Jumbo Exchange: Appreciating diversity

The fact that this week is the final week of classes makes me realize that it’s really the end of the semester, which also means the end of my exchange program. The next three weeks are likely to pass quickly because I’m going to be busy writing essays and studying for exams. Besides that, I’m currently working for a summer camp designed for Japanese high schoolers as an executive committee member to organize some programs.

Recently, I quite often have had the opportunity to think about diversity. As everyone knows, there are a lot of characteristics that play into diversity, including race, ethnicity, gender, sexuality, religion, political beliefs, and so forth. For me at least, some of these factors are hard to immediately appreciate just by studying or learning about them. In my opinion, first-hand experiences lead to a better understanding of diversity.

For example, it was not until I came here to Boston that I saw a gender-neutral bathroom. I knew of gender-neutral bathrooms and the debates that have occurred with regards to the necessity and legitimacy of that type of bathroom for the past several years. However, when I saw it for the first time, it still kind of shocked me — a person who has lived, for more than 20 years since I was born, in a country where gender distinctions are pervasive in much of society.

At first, I felt a little awkward to use the bathroom because I was anxious that my presence in the bathroom would make other users feel uncomfortable or endangered in any way. However, seeing people use the bathroom in a regular fashion regardless of their gender identity made me realize that I was the only one who was worrying about things like that, and then quickly got used to it. From such moments, I have learned not only how the advocacy of diversity can be put into practice, but also how important first-hand experience is in this regard.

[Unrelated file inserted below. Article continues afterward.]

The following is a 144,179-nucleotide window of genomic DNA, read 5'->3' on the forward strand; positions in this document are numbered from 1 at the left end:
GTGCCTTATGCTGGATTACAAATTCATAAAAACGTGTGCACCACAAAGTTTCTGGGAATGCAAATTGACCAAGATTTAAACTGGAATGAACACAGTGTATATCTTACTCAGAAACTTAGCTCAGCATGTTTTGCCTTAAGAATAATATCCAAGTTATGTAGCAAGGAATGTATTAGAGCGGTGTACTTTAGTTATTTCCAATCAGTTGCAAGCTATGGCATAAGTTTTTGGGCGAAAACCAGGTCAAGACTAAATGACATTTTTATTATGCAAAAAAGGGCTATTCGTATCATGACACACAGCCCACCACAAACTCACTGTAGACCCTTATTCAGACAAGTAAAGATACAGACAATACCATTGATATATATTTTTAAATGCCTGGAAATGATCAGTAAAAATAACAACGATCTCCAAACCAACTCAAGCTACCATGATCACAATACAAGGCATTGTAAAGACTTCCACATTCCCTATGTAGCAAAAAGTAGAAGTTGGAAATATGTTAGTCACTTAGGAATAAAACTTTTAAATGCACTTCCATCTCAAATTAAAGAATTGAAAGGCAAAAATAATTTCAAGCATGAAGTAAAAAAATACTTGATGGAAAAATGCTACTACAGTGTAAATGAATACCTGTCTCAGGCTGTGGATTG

Of course, knowledge is also really important. It’s sort of embarrassing, but I didn’t know the concept of “body positivity” until I came to Tufts. That is why when I first heard about the Tufts Burlesque Troupe, I was again kind of shocked, but then came to find it interesting and cool. Luckily, I was given a ticket for the burlesque show by a friend, and I could go watch it. The event itself was so much fun and one of the most unique experiences during my stay in the States. Crucially, I think I was able to enjoy it a lot because I took the initiative to learn about body positivity before going.

There are so many other examples that I can’t describe them all here. When it comes to diversity, living in the States is fundamentally different than in Japan, whose population primarily consists of one single ethnicity. First-hand experiences I had here sure have helped me view the world differently than I used to.